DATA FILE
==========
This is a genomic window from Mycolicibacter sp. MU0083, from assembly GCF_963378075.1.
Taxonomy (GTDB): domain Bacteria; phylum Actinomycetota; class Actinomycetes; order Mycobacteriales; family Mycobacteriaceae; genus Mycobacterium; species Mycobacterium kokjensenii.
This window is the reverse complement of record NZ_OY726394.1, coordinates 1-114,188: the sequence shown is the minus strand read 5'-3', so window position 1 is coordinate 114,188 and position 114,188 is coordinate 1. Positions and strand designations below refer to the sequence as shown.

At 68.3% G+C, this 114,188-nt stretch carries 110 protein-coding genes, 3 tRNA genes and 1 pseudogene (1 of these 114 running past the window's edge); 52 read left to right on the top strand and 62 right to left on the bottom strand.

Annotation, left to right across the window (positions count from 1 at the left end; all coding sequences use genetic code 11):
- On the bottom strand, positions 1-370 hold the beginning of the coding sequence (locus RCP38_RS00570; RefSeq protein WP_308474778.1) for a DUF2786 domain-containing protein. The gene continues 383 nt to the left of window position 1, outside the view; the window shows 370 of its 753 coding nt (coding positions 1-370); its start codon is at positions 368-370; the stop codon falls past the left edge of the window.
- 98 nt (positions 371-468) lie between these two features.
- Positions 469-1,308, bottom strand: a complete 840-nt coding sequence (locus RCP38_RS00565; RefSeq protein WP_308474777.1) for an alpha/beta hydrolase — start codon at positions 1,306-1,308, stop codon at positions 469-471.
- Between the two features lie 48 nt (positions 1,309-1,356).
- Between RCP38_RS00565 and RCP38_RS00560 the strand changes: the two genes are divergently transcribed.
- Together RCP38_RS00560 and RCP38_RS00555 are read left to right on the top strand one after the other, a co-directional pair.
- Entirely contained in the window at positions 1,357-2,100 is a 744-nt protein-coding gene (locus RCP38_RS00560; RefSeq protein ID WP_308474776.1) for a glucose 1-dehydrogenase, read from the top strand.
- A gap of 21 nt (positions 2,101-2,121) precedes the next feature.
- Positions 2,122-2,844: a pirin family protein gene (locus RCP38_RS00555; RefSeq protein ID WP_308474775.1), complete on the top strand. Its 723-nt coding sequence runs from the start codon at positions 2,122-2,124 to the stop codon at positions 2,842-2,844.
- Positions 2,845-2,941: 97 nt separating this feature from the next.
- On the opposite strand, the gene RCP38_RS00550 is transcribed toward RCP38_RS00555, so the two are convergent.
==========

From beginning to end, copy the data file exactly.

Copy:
This is a genomic window from Mycolicibacter sp. MU0083, from assembly GCF_963378075.1.
Taxonomy (GTDB): domain Bacteria; phylum Actinomycetota; class Actinomycetes; order Mycobacteriales; family Mycobacteriaceae; genus Mycobacterium; species Mycobacterium kokjensenii.
This window is the reverse complement of record NZ_OY726394.1, coordinates 1-114,188: the sequence shown is the minus strand read 5'-3', so window position 1 is coordinate 114,188 and position 114,188 is coordinate 1. Positions and strand designations below refer to the sequence as shown.

At 68.3% G+C, this 114,188-nt stretch carries 110 protein-coding genes, 3 tRNA genes and 1 pseudogene (1 of these 114 running past the window's edge); 52 read left to right on the top strand and 62 right to left on the bottom strand.

Annotation, left to right across the window (positions count from 1 at the left end; all coding sequences use genetic code 11):
- On the bottom strand, positions 1-370 hold the beginning of the coding sequence (locus RCP38_RS00570; RefSeq protein WP_308474778.1) for a DUF2786 domain-containing protein. The gene continues 383 nt to the left of window position 1, outside the view; the window shows 370 of its 753 coding nt (coding positions 1-370); its start codon is at positions 368-370; the stop codon falls past the left edge of the window.
- 98 nt (positions 371-468) lie between these two features.
- Positions 469-1,308, bottom strand: a complete 840-nt coding sequence (locus RCP38_RS00565; RefSeq protein WP_308474777.1) for an alpha/beta hydrolase — start codon at positions 1,306-1,308, stop codon at positions 469-471.
- Between the two features lie 48 nt (positions 1,309-1,356).
- Between RCP38_RS00565 and RCP38_RS00560 the strand changes: the two genes are divergently transcribed.
- Together RCP38_RS00560 and RCP38_RS00555 are read left to right on the top strand one after the other, a co-directional pair.
- Entirely contained in the window at positions 1,357-2,100 is a 744-nt protein-coding gene (locus RCP38_RS00560; RefSeq protein ID WP_308474776.1) for a glucose 1-dehydrogenase, read from the top strand.
- A gap of 21 nt (positions 2,101-2,121) precedes the next feature.
- Positions 2,122-2,844: a pirin family protein gene (locus RCP38_RS00555; RefSeq protein ID WP_308474775.1), complete on the top strand. Its 723-nt coding sequence runs from the start codon at positions 2,122-2,124 to the stop codon at positions 2,842-2,844.
- Positions 2,845-2,941: 97 nt separating this feature from the next.
- On the opposite strand, the gene RCP38_RS00550 is transcribed toward RCP38_RS00555, so the two are convergent.